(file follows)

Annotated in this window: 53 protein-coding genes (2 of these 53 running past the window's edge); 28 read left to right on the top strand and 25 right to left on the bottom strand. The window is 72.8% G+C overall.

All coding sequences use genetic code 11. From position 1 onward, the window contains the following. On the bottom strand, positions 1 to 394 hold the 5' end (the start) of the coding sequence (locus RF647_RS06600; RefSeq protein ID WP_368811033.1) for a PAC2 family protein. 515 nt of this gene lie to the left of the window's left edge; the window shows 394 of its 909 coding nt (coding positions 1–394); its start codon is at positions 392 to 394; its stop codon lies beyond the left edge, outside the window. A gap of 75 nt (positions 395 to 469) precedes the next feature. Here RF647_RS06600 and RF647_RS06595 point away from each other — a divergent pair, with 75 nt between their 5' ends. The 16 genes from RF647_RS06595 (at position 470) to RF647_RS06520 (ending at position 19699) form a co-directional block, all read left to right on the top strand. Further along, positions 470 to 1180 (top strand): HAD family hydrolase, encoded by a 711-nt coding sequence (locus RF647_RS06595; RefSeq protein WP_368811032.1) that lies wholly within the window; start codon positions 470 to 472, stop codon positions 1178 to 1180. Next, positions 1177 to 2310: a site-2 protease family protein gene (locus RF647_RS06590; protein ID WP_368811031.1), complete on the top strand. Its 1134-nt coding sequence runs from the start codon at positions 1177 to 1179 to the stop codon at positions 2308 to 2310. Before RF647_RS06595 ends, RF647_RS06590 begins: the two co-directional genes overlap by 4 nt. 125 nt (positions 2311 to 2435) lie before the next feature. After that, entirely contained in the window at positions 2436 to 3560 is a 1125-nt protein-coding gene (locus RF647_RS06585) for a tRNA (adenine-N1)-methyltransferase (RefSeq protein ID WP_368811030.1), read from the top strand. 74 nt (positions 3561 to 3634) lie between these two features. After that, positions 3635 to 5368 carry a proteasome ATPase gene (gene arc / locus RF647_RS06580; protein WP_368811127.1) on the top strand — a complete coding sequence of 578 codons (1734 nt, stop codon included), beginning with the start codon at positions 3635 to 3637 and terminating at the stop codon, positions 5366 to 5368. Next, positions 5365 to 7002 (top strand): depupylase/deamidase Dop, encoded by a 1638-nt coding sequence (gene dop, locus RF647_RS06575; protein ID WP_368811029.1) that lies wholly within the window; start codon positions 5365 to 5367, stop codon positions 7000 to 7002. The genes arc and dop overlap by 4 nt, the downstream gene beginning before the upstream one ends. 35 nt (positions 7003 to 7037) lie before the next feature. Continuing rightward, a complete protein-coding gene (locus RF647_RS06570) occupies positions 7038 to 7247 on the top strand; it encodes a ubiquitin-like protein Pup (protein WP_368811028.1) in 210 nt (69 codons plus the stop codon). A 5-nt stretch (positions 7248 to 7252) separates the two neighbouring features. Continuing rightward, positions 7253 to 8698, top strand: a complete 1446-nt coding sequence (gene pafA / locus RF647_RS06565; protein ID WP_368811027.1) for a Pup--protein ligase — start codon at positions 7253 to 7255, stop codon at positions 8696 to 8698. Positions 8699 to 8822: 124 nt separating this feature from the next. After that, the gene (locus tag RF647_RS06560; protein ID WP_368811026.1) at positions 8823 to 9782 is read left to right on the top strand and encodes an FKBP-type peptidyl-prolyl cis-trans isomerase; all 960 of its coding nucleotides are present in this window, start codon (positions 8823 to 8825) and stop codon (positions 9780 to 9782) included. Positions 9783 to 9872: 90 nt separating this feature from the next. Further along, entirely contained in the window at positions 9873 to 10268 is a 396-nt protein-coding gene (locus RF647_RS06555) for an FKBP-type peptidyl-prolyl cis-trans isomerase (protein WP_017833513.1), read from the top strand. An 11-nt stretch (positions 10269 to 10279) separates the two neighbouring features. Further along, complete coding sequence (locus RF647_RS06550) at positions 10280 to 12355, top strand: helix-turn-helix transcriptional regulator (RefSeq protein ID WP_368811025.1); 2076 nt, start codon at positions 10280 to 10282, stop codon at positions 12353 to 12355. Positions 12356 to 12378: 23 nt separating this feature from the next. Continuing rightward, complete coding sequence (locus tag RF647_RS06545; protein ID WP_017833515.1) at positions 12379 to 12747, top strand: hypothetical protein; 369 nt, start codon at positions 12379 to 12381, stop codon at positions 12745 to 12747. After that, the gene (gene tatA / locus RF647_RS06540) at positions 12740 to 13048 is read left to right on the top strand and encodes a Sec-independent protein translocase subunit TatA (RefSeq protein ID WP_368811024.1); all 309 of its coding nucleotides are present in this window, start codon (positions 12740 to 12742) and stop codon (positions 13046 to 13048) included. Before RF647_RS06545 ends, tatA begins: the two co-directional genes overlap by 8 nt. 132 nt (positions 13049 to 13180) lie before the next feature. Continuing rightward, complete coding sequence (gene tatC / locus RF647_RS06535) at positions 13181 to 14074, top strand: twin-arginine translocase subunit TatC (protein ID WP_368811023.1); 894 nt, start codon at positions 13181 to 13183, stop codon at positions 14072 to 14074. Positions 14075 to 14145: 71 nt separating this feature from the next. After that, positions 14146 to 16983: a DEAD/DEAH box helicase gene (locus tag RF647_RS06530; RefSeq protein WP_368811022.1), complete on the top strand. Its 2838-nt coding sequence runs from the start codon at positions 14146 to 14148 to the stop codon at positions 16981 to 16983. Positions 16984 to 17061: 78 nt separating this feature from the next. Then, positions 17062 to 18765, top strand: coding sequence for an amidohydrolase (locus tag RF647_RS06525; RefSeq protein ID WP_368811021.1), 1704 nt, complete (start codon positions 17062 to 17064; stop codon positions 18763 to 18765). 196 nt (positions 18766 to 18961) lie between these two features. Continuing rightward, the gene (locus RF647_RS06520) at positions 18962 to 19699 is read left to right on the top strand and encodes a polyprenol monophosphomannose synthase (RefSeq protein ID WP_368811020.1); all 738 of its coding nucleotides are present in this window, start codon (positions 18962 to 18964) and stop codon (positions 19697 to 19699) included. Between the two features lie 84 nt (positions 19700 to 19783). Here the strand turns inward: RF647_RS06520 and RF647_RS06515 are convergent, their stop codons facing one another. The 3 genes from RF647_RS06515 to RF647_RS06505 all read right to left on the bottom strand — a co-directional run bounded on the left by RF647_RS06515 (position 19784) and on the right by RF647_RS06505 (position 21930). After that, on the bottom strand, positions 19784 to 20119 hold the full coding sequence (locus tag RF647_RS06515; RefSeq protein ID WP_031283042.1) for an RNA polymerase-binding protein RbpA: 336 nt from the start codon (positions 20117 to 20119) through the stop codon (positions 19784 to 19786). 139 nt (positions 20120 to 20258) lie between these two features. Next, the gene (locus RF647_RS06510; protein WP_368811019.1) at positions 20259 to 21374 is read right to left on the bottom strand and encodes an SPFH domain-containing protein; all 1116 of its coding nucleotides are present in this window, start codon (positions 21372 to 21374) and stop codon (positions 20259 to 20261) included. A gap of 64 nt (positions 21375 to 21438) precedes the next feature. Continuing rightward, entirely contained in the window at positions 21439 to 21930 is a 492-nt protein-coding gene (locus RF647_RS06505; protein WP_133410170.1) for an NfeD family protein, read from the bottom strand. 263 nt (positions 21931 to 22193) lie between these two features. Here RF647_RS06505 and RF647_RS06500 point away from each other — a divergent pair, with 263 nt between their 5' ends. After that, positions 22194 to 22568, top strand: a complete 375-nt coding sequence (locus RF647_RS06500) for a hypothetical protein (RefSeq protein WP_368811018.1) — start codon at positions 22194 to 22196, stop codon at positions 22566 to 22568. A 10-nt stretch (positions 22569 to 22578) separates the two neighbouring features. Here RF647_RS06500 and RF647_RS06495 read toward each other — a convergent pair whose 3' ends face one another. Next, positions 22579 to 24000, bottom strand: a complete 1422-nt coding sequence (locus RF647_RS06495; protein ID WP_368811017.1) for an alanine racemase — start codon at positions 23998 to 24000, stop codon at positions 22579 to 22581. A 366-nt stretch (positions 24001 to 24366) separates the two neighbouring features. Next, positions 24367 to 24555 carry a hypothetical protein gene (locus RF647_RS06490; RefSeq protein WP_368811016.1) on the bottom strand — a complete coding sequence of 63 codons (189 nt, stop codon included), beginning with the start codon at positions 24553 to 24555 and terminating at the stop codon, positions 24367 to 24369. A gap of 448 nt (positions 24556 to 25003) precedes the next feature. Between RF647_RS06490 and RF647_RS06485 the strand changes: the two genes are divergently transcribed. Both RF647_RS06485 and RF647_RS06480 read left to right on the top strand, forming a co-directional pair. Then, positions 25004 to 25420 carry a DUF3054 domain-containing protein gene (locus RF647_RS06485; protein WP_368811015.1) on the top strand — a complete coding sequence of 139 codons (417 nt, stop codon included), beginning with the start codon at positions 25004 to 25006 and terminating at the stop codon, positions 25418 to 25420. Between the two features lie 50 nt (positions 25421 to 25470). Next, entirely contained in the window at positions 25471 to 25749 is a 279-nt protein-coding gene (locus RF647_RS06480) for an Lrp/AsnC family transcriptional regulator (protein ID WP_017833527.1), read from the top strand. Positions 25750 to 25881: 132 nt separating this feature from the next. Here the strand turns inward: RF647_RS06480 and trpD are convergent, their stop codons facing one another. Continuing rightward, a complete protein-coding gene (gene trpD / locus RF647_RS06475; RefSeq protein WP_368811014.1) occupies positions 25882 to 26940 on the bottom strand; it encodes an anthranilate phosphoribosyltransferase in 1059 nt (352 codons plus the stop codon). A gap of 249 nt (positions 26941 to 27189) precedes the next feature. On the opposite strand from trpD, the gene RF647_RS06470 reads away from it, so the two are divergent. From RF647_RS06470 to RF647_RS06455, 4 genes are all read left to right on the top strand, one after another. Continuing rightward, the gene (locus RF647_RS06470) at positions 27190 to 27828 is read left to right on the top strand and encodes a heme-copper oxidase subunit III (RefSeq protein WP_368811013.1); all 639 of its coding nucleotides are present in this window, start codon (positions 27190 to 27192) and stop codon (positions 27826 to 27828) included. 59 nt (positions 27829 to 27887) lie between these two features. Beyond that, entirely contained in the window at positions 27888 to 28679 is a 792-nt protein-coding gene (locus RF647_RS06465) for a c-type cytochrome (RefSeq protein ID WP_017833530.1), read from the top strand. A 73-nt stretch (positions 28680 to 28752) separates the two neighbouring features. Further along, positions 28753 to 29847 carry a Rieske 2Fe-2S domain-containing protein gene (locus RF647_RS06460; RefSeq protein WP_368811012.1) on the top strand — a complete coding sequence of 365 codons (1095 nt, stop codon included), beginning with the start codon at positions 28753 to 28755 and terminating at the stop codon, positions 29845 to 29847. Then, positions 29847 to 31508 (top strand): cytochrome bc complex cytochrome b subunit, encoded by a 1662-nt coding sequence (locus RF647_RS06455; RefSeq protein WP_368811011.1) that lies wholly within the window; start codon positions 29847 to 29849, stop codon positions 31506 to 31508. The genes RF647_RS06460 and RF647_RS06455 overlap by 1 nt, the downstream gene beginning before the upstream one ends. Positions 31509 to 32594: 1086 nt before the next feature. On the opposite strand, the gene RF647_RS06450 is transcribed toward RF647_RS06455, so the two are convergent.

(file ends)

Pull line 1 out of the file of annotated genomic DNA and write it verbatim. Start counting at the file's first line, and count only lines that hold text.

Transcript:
Annotated in this window: 53 protein-coding genes (2 of these 53 running past the window's edge); 28 read left to right on the top strand and 25 right to left on the bottom strand. The window is 72.8% G+C overall.